Santa Cruz Good Times

Tuesday
Sep 16th
Text size
  • Increase font size
  • Default font size
  • Decrease font size

Time of the Season

event  featureTK 6805With the arrival of Tim Kasher’s sophomore solo album, ‘Adult Film,’ it finally feels like autumn

For some, October means Halloween. For baseball fans, it’s playoff season. And for fans of the band The Good Life, October is the month of Tim Kasher.

The band’s introspective hit “October Leaves,” featuring Kasher’s gorgeous lyrics—“The days when we made it, the world was green / Now autumn has fallen, everything's changed”—has come to define the fall season for indie rock enthusiasts.

But while the song comes to a distressing conclusion—“The season’s changing / It’s for the worse”—Kasher says he’s in a much better place today.

“Things are great for me right now,” says the Chicago-based musician, who also fronts the band Cursive. He even uses the word “ecstatic” when speaking of his cross-country fall tour with Laura Stevenson, in support of his new solo record, Adult Film, a follow-up to 2010’s The Game of Monogamy. 

On Adult Film’s album cover, shot by Chicago-based photographer John Sturdy, Kasher is shirtless, sweaty, and dirty, with a black bar and the words “Adult Film” censoring his eyes. It’s tempting to make a pornography parallel in a physical sense, but throughout the album, as with every record that Kasher creates, he bares himself emotionally, and quite eloquently, as he tackles his recurring cast of thematic demons: marriage and children, commitment and abandonment, aging and death.

With the abundance of synths and keys played by bandmate and co-producer of Monogamy, Patrick Newbery, Adult Film is not just intense and solemn, but equally enjoyable and uplifting, too.

When asked about the return of various themes, Kasher explains, “Mostly because I just started writing under my own name, I don’t feel the need lyrically to go spiralling into any extreme direction just yet. So I’m writing what’s kind of most comfortable or what’s most familiar for me … I’m aware that this might seem more like another chapter after Monogamy versus a wholly different book.”

One of Kasher’s favorite songs at the moment, besides the album’s penultimate synth-heavy track, “A Looping Distress Signal,” is “You Scare Me to Death.” The song opens with a terrifying, yet brilliant, whine from a musical saw, and then ends with the chilling lyrics, “The more I try to love someone, the more the horror grows / You scare me to death / Surely you’ll leave me yet / By car crash or a heart attack / Or simply losing interest.”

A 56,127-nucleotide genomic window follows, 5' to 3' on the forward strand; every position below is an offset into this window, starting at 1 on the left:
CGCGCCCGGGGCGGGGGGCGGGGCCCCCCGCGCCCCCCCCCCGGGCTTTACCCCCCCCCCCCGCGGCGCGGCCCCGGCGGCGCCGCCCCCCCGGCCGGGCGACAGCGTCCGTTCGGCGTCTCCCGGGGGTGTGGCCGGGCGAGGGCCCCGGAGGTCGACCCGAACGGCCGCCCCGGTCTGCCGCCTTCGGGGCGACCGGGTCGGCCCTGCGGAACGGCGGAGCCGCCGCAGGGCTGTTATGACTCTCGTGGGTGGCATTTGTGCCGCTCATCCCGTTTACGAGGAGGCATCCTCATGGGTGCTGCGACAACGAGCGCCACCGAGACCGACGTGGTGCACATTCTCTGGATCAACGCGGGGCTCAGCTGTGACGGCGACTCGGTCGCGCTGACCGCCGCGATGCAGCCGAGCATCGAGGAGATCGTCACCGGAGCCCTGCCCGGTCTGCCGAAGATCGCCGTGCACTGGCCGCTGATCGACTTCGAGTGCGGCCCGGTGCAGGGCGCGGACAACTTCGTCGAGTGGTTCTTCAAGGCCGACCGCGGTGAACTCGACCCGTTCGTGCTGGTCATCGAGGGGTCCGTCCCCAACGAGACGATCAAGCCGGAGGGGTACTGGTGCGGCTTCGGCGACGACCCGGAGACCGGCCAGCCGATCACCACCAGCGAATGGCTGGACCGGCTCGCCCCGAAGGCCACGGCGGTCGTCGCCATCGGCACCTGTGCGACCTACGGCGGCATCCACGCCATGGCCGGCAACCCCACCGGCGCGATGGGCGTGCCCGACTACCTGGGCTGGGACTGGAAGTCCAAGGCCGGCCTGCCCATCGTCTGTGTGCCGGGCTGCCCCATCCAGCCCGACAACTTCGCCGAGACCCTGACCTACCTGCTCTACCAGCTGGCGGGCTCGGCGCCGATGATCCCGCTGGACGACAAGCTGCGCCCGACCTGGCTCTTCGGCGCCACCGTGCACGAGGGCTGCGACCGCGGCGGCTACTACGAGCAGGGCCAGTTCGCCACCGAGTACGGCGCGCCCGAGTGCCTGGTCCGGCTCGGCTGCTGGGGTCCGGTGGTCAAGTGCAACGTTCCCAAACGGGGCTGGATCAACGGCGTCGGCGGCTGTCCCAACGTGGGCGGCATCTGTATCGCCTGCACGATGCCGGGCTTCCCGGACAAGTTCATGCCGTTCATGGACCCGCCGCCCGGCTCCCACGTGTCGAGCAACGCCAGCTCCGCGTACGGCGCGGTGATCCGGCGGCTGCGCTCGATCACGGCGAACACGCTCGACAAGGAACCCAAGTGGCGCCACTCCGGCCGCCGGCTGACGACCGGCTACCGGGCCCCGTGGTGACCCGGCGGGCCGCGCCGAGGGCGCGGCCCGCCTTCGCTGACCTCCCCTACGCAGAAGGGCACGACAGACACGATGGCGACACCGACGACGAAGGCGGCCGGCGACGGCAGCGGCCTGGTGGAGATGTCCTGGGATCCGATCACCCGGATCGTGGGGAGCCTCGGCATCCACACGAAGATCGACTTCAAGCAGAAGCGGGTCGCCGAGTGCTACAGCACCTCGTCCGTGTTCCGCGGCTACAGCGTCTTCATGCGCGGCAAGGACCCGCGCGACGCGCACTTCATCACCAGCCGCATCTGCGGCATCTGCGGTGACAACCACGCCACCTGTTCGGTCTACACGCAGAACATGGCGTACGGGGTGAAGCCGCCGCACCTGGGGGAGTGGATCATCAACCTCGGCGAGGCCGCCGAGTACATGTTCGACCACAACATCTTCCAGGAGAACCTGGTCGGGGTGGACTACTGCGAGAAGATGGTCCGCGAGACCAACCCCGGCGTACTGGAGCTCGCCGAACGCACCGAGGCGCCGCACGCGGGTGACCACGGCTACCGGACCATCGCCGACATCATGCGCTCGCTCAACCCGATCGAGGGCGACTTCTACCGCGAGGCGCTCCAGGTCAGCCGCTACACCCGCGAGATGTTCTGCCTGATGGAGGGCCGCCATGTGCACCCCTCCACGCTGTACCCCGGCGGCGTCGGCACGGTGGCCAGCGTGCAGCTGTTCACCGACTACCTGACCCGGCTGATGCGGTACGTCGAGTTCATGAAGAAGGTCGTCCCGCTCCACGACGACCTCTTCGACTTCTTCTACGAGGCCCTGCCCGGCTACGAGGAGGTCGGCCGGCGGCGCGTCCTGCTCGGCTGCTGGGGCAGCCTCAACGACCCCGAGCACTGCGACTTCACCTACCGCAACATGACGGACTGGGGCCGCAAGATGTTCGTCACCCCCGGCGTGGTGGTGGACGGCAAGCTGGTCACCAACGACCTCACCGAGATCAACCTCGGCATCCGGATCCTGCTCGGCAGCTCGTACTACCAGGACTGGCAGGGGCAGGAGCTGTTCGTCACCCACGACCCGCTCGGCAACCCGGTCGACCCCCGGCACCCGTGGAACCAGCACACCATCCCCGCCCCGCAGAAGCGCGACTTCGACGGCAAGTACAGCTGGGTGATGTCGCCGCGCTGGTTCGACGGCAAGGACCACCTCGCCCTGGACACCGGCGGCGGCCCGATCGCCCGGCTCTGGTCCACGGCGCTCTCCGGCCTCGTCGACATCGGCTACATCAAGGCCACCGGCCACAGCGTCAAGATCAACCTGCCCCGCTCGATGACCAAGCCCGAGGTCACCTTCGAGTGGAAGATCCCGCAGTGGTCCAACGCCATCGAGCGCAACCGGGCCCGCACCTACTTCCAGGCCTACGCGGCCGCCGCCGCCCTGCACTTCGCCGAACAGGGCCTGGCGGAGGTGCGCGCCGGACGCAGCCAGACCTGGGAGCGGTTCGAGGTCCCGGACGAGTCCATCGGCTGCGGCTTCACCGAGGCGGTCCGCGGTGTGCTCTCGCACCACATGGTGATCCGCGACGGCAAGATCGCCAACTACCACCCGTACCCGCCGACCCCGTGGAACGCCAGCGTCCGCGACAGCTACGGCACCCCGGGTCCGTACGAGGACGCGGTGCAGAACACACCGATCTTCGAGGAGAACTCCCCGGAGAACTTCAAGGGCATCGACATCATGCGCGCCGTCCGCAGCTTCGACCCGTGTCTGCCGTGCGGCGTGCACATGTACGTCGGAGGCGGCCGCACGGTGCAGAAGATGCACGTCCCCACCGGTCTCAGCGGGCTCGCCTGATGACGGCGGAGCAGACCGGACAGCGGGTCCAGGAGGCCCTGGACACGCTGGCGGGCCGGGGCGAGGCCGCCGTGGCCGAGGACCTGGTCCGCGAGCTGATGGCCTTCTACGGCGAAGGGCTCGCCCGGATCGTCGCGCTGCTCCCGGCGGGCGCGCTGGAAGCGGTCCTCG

“It’s completely a love song, but it’s written as a horror, you know?” Kasher laughs. “It makes a lot of sense to me. I think that we’re all scared of actually giving ourselves completely to another person, and we’re also scared of them leaving once we have given ourselves to them fully. I had to explain it to my mom—my mom listens to everything that I do—I thought that was odd that she somehow kind of missed all of that and thought it was just a very queer, scary song. Which is good too, I’m OK with that ... I’m okay with however people want to hear it.”

Another standout track, “A Raincloud is a Raincloud,” is an upbeat blend of electronics and horns, as Kasher declares “I’m done pining / for my silver lining,” almost like a twisted version of “Rain Rain Go Away.”

“Yeah, it’s intentionally a children’s melody,” says Kasher. “I originally just based it off of the bullying chant of like ‘Nah nah nah nah nah—can’t catch me!’ and kind of just knowing that I was using that melody, but I was going to write about an adult trying to set aside childish pursuits.”

Chock-full of painful love songs and sonic surprises, Adult Film demonstrates first and foremost Kasher’s dexterity as a songwriter.

“If there are aspects of narcissism that I probably can’t get over, it’s [because] I love being a part of this kind of grand tradition in our culture of passing culture along … being a cog in that. I love it," says Kasher. "There’s so much music in film and literature that I’ve just absolutely adored growing up, and if I’m ever that to other people, that’s really exciting. I can’t believe that I get a pass to be a part of that ecological system of writing."